After spending two months rehabbing from a back procedure, Zak Irvin finally seemed ready for game action. Even if he wasn’t, the list of factors preventing the junior forward from seeing the floor wasn’t supposed to include LaVall Jordan’s fingers.

But in an accident thematically consistent with the Wolverines’ injury-plagued 2014-15 campaign, the Michigan assistant coach took Irvin out of commission for a brief moment in a recent practice by inadvertently poking him in the eye.

“He was in the locker room again with sort of a closed eye,” said Michigan coach John Beilein. “It’s been a rough thing for him.”

In the end, Irvin escaped the incident unscathed, and returned to the court Monday night in the Wolverines’ 88-68 win over Elon.

The comeback couldn’t have come at a better time.

With a matchup against Xavier looming, then a trip to the Bahamas that features games against No. 19 Connecticut and potentially Syracuse and No. 10 Gonzaga, the Wolverines can’t afford to continue playing a 12-man rotation. Irvin’s return to form, if it happens quickly, will only help bring the starting lineup into sharper focus.

Without Irvin, little was clear for the Wolverines, who haven’t established any semblance of a consistent rotation. If Irvin is capable of giving Michigan quality minutes at the ‘3’ or ‘4’ positions, the roles of swingmen like redshirt sophomore Duncan Robinson and sophomore Aubrey Dawkins become more defined. The same is true for power-forward types like redshirt freshman D.J. Wilson and sophomore Kameron Chatman.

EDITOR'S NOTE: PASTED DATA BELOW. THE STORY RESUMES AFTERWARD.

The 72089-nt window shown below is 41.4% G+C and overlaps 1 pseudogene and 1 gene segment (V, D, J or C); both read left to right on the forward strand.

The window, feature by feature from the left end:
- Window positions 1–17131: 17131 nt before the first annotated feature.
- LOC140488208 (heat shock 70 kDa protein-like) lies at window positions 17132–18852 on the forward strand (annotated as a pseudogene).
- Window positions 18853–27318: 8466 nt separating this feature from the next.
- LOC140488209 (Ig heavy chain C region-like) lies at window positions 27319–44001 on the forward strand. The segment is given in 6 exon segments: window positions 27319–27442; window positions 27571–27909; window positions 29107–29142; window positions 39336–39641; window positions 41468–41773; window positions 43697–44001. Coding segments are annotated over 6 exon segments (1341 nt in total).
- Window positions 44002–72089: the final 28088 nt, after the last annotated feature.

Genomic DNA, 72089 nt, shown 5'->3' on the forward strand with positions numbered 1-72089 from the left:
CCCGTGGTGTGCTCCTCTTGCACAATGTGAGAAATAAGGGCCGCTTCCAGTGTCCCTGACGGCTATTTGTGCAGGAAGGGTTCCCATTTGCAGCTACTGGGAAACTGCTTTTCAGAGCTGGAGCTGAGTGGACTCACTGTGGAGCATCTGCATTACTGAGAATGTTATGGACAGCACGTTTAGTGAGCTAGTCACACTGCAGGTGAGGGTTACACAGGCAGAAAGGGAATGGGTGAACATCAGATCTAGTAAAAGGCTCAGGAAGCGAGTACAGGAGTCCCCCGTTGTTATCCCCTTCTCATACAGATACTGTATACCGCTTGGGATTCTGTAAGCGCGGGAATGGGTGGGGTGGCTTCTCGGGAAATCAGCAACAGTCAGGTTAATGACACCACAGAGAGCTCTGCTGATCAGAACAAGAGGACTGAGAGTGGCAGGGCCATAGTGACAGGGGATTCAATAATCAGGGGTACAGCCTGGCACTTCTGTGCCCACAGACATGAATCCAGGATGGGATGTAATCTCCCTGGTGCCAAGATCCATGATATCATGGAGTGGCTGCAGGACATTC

Beilein left the decision about a timetable for first appearing in game action up to Irvin.

“He came to me (Saturday) and said he wanted to play,” Beilein said. “I said, ‘Sleep on it. First thing on Sunday, when we start practice, tell me whether you’re going to play.’ ”

Irvin stuck with his initial decision, but was underwhelming on offense in his return, shooting 0-for-5 from the field in 15 minutes played.

The shooting woes were of no concern to Beilein, who said he’s using different criteria to evaluate the sharpshooting junior as he works to make up for lost time.

“Our defense changed the minute he walked into that game,” Beilein said. “I’m not, anymore, measuring him by whether he made 3s. I want to measure him by his defense, by his passing, all those things. Him, as a shooter? That will all come. I thought his shot looked great. It just didn’t go in.”

Irvin said he fought nerves initially, but felt comfortable once he checked into the game with 11:42 remaining in the first half.

“(I felt) a little rusty out there,” he said. “I was trying to do other things on the defensive end, trying to just share the ball out there (on offense). I know the shot will come.”

As is the case with senior guard Spike Albrecht, Irvin’s return is more a matter of fitness and comfort than it is physical limitation.

“Obviously, I’ve got to get back in game shape,” Irvin said. “I’m excited to get back out there Friday (against Xavier).”

While Irvin’s presence is invaluable, the Wolverines are faced with the difficult task of folding him back into their rotation against quality opposition, having missed an opportunity to do so in the three early-season blowouts.

Nonetheless, the change is a welcome one, even for the players who likely benefited from his absence and limitations. Robinson, for instance, scored 19 points in 18 minutes on Monday, and he played 18 minutes in an exhibition against Le Moyne and 15 in the season opener against Northern Michigan.

“It’s great to have him out there,” Robinson said. “He’s one of the best communicators we have. … He’s been practicing for a while, so just seeing him back out there has been good. I wouldn’t see any negatives in that.” 

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